Wouldn't this not work on anything HTTPS? I mean, I realize Crunchyroll doesn't seem to be doing this, but I thought at one point even Chrome was going to display warning pages on anything that didn't support HTTPS.
Posted 7/6/17 , edited 7/6/17
Not without a VPN.
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Posted 7/6/17
I've used the local library's one once years ago. You needed to register and set your own password. Oh and once when I was on holiday, I used my hotel's wi-fi via my phone.
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Posted 7/6/17

prh99 wrote:

Not without a VPN.


That doesn't seem accurate in the example I'm giving.
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19 / F / MANKAIカンパニー
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Posted 7/6/17
I don't really use public wifi. My 4G is usually enough.
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Posted 7/6/17 , edited 7/6/17


be sure to talk with her about FREE APPs too


Free apps that pay you money
https://www.youtube.com/watch?v=NvKRd7NhR2k

Privacy and smartphone apps: What data your phone may be giving away (CBC Marketplace)
https://www.youtube.com/watch?v=xx1AUupLn2w


you are a fan of home automation and a gamer right ? The internet of things

I do not want the world of Megaman

Game Theory: Hackers Are EVERYWHERE! (Watch Dogs 2)
https://www.youtube.com/watch?v=RCnwfaN6dOQ

the rubber ducky ? the pineapple



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Posted 7/6/17
My university uses eduroam for the students. Everyone has an accounted created for them before hand.
Posted 7/6/17

paul25454 wrote:
Did that school paid you? That there desire a major paycheck.


Nope. Public funding doesn't work like that. The position was removed altogether and they had hired a contractor to come out and secure the school's network.


MossRantz wrote:
Wouldn't this not work on anything HTTPS? I mean, I realize Crunchyroll doesn't seem to be doing this, but I thought at one point even Chrome was going to display warning pages on anything that didn't support HTTPS.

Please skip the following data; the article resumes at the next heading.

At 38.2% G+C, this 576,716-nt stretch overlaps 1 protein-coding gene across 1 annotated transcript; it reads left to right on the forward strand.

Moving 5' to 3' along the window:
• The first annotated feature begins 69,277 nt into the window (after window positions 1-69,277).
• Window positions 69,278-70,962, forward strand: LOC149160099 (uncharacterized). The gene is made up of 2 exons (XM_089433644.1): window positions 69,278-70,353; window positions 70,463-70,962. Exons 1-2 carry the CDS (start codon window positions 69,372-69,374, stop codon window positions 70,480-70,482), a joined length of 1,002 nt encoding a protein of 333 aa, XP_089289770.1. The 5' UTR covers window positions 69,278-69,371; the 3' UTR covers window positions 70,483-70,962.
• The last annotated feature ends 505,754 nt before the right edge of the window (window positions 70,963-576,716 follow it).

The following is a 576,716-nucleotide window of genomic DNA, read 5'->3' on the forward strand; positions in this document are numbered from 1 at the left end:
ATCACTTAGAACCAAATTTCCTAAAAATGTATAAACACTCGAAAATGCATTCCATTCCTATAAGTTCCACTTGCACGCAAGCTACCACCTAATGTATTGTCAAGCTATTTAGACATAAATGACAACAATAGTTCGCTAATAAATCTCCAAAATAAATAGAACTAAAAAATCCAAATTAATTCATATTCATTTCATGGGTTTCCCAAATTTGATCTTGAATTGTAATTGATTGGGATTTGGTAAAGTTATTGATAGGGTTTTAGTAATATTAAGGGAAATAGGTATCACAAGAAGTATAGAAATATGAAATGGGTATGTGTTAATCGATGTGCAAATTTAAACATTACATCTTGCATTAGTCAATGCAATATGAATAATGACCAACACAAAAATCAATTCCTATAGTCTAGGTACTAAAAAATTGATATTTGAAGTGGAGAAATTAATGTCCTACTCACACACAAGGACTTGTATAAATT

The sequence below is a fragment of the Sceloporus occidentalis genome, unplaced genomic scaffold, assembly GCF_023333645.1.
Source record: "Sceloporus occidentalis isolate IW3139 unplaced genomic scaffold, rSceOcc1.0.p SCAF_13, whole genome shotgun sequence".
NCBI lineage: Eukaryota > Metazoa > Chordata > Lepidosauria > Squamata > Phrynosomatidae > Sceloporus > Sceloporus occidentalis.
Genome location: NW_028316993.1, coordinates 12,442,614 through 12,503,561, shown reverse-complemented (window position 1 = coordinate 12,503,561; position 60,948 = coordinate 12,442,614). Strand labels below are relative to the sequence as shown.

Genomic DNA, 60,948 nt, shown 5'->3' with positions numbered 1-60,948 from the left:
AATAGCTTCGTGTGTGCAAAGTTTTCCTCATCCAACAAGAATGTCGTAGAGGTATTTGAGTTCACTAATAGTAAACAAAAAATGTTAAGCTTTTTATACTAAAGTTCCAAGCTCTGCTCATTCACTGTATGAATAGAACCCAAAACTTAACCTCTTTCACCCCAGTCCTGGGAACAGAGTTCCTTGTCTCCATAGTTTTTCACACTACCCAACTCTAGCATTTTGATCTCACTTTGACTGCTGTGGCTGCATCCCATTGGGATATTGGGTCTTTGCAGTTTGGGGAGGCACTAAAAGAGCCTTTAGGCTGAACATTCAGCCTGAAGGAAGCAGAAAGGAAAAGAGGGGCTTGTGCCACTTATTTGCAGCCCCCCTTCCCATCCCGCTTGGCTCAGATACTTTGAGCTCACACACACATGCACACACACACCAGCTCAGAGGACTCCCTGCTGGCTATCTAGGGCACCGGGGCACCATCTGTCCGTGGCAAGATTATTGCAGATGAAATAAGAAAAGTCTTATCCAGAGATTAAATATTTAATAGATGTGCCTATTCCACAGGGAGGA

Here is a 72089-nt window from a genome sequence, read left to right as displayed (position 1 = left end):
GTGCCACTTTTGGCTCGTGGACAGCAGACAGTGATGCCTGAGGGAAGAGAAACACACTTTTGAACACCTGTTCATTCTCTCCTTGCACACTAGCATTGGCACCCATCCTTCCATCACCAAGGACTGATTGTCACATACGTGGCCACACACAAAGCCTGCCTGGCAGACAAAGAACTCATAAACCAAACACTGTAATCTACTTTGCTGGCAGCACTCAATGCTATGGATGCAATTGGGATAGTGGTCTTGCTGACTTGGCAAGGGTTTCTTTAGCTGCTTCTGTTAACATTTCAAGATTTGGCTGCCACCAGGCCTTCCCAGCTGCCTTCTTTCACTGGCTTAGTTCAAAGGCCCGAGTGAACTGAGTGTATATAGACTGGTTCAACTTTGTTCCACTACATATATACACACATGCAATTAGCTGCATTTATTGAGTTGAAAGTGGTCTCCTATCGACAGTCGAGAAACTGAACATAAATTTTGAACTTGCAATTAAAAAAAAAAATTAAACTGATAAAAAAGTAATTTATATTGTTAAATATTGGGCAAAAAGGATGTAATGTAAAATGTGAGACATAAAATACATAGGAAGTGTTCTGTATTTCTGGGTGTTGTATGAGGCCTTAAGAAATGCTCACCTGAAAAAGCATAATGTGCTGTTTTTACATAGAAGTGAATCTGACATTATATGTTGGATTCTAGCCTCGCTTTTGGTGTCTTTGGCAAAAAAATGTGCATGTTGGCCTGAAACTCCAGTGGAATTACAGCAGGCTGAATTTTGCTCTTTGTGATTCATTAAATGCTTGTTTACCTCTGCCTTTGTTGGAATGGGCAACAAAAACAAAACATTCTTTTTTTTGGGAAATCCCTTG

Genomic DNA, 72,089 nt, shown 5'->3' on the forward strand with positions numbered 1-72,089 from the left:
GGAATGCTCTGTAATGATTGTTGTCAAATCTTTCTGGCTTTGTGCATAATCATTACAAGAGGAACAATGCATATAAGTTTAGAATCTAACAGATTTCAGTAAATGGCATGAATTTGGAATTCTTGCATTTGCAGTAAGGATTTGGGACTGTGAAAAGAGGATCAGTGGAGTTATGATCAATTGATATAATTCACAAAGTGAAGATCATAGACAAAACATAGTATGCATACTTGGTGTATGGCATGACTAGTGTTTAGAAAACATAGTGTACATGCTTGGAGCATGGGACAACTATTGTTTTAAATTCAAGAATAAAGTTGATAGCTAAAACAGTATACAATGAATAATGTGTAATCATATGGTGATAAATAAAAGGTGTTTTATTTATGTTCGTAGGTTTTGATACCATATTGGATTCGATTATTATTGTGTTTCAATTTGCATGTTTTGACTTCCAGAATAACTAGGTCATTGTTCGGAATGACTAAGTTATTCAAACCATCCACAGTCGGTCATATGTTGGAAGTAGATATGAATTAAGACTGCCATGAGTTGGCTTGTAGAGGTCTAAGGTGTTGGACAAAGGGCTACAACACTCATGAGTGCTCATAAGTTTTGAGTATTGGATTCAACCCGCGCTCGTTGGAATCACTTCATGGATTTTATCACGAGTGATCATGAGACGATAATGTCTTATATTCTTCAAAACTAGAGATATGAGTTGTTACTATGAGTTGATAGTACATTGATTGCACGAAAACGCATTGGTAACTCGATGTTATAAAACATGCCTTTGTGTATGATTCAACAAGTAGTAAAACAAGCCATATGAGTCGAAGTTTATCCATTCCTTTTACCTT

You're right when it comes down to general browsing habits. However, what do most people use when it comes to public wifi networks? Mobile phones or tablets that utilize apps. There is seldom ever any sort of notification whether or not the connection is secured through HTTPS or not. In regard to my own example - HTTPS wasn't enabled by default because the netadmin/IT professional at the school was an idiot. All the data I sniffed out was in plain text.

As it stands, I believe Chrome only gives you a notification of whether an HTTPS connection is secure through SSL or not if you're on a page requesting login information and/or credit card information (even if you go to Crunchyroll and try to buy something from their store - it'll be in HTTPS if you go to input your payment method).

The issue comes from what device you're utilizing to access these wifi connections. I could go into a grocery store (as most of them offer free wifi since their insulation blocks mobile signals or weakens it to the point of near-death) and set up a dummy wifi that most people walking in would auto-connect to. This is where the techo-unsavvy will fall into a trap because they've become so accustomed to using free wifi and utilizing apps that aren't secure.


dulun18 wrote:
be sure to talk with her about FREE APPs too


Trust me, she went from being the average tech savvy person to being near-paranoid tech savvy like I am.


dulun18 wrote:
you are a fan of home automation and a gamer right ? The internet of things
I do not want the world of Megaman


Rofl. Yeah, ironically, Watch Dogs 2 is one of my favorite Ubisoft games in recent days. This is the reason why all of my IoT stuff is on an isolated network and connection.


dulun18 wrote:
the rubber ducky ? the pineapple


The funny thing is that these phrases are kind of commonly used nowadays. Back in the day, rubber duckies were used on enemies, family members, or schools. Pineapples were used in places that had crappy wifi systems for payment systems (a former friend of mine in high school was arrested for fetching hundreds of thousands of credit card numbers by having a pineapple access point and Raspberry Pi set up at a Lowe's (the hardware store) ..).

These things are still a thing. It's just that because the world has become more and more technologically focused - these things can happen more often than you'd think. Public wifi is a convenience, but an evil one at that.
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Posted 7/6/17 , edited 7/6/17
When I use public wifi, I go nuts. If I'm on my computer, I have two VPNs running at the same time. (Pointless, yes I know. But I am crazy like that.)

Maybe I wouldn't turn on a VPN if it had bad signal, but then I would only use things such as YouTube or just casual googling on a browser i've never used before. Trusting public wifi is a big risk, one that you should never take. Maybe a few DNS leak tests and what's my ip searches every so and then to make sure its going fine.